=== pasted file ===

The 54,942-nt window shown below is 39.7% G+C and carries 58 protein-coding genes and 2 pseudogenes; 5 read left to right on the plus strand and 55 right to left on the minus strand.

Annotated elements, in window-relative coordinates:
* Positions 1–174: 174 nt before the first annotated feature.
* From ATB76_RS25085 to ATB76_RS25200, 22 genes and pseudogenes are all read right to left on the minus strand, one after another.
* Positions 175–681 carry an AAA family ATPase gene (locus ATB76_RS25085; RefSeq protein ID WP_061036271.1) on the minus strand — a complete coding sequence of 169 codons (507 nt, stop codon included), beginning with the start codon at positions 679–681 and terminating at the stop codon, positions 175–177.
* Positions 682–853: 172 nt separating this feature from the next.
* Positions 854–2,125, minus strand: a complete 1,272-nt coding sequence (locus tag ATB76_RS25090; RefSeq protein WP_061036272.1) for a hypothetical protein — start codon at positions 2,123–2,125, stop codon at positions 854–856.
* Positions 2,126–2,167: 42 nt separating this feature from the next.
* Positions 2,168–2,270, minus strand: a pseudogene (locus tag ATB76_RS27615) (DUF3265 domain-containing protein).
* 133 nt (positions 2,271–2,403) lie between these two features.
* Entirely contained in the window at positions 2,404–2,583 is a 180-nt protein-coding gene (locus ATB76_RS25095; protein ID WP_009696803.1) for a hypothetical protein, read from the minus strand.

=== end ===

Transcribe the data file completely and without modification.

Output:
The 54,942-nt window shown below is 39.7% G+C and carries 58 protein-coding genes and 2 pseudogenes; 5 read left to right on the plus strand and 55 right to left on the minus strand.

Annotated elements, in window-relative coordinates:
* Positions 1–174: 174 nt before the first annotated feature.
* From ATB76_RS25085 to ATB76_RS25200, 22 genes and pseudogenes are all read right to left on the minus strand, one after another.
* Positions 175–681 carry an AAA family ATPase gene (locus ATB76_RS25085; RefSeq protein ID WP_061036271.1) on the minus strand — a complete coding sequence of 169 codons (507 nt, stop codon included), beginning with the start codon at positions 679–681 and terminating at the stop codon, positions 175–177.
* Positions 682–853: 172 nt separating this feature from the next.
* Positions 854–2,125, minus strand: a complete 1,272-nt coding sequence (locus tag ATB76_RS25090; RefSeq protein WP_061036272.1) for a hypothetical protein — start codon at positions 2,123–2,125, stop codon at positions 854–856.
* Positions 2,126–2,167: 42 nt separating this feature from the next.
* Positions 2,168–2,270, minus strand: a pseudogene (locus tag ATB76_RS27615) (DUF3265 domain-containing protein).
* 133 nt (positions 2,271–2,403) lie between these two features.
* Entirely contained in the window at positions 2,404–2,583 is a 180-nt protein-coding gene (locus ATB76_RS25095; protein ID WP_009696803.1) for a hypothetical protein, read from the minus strand.